• Tasks users tend to perform in clusters (This is like a statistical card-sort.)
  • "Common flows", where a particular decision branch or drill-in pattern is followed frequently (Can we make sure these flows are easy to follow? Can we remove some clicks?)

You could use the data-crunching to prioritize what areas you will follow-up on manually with rapid prototyping, card sorting, and SME interviews.

  • Specifically, get a prototype out to some testers and gather analytics on them early on while there's still time to pivot.
    – sirtimbly
    Feb 29, 2012 at 20:20
  • These are very good points. I was thinking along these lines as well. We need some solid data to assist in the decision making process. We're going to probably flesh out a few role's that are part of our early deliverable and run some iterations of prototypes to try and gather this data. I'll post results as we achieve them. Thanks for the quick feedback!
    – Drew
    Feb 29, 2012 at 20:41

peteorpeter has given an excellent answer and just to add to his points, an approach we used for a content publishing portal project which had similar time frames was to establish the key buckets or categories and define the taxonomy under them.

Once we had a rough idea of the taxonomy and the key buckets,we sent them to the stakeholders and asked them to take some time to have a look at it and get back to us with their preferred taxonomy. The key thing was that we also included the senior management in this constantly so that the people who could provide us the taxonomy were aware of the weight and the timelines of the project.

Once the taxonomy was roughly defined after inputs from the key stakeholders, we had a few meetings where we presented the combined taxonomy to the stakeholders and led them through a card/sticky note sorting exercise to determine common points of agreement and disagreement. We also clearly defined if there could be sub categories within the taxonomy and how many levels it could go and if the users would be fine with having to do as many 3-5 clicks to get a specific document. Once that was confirmed (in writing), we started to structure the navigation and presented it at regular intervals to key stakeholders just to get their inputs with regards to the usability (of the navigation) and accessibility of content.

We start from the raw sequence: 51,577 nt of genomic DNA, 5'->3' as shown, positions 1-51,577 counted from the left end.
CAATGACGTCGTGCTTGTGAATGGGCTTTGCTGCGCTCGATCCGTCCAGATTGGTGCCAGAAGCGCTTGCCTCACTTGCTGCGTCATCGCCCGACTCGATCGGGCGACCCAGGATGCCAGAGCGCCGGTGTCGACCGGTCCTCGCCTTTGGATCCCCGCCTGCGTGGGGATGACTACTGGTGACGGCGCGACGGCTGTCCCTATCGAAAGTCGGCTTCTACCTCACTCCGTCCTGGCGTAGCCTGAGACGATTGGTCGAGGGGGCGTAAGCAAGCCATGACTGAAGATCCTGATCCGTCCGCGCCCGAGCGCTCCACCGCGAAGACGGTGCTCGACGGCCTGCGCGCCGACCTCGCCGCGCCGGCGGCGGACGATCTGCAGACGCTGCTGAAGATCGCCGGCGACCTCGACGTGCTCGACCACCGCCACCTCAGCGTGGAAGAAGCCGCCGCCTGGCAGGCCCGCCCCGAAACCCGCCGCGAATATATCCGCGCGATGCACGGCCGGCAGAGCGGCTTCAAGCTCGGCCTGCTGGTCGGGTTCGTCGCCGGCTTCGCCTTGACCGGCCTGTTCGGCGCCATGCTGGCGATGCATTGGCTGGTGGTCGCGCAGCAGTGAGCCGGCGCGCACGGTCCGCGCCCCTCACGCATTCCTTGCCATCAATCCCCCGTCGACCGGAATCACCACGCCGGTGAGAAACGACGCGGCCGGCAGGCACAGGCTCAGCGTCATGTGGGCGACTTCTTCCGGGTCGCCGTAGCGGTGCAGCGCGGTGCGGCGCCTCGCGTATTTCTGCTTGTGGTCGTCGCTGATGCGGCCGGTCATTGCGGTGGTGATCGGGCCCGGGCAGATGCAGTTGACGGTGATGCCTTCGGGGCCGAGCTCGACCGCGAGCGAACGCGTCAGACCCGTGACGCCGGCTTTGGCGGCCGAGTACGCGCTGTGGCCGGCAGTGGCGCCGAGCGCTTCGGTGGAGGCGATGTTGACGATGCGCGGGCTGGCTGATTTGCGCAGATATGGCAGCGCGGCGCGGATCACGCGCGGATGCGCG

The last stage was the visual design part of it and while working on it, we prepared a style guide which explained the color scheme we were using and why (we explained it terms of branding and conformance to existing standards and importance of prominence of key categories) and presented it to the team.

I know this is not the answer you were hoping for, but just some inputs on the process we followed :)

Some key points:

  1. Get any design decision or taxonomy decision which was accepted in writing and freeze it down so that people can't ask you to change it every other day
  2. Keep the management involved of the challenges and the dependencies
  3. Ensure you try to drive everything from the business point of view

Your Answer

By clicking “Post Your Answer”, you agree to our terms of service and acknowledge you have read our privacy policy.

Not the answer you're looking for? Browse other questions tagged or ask your own question.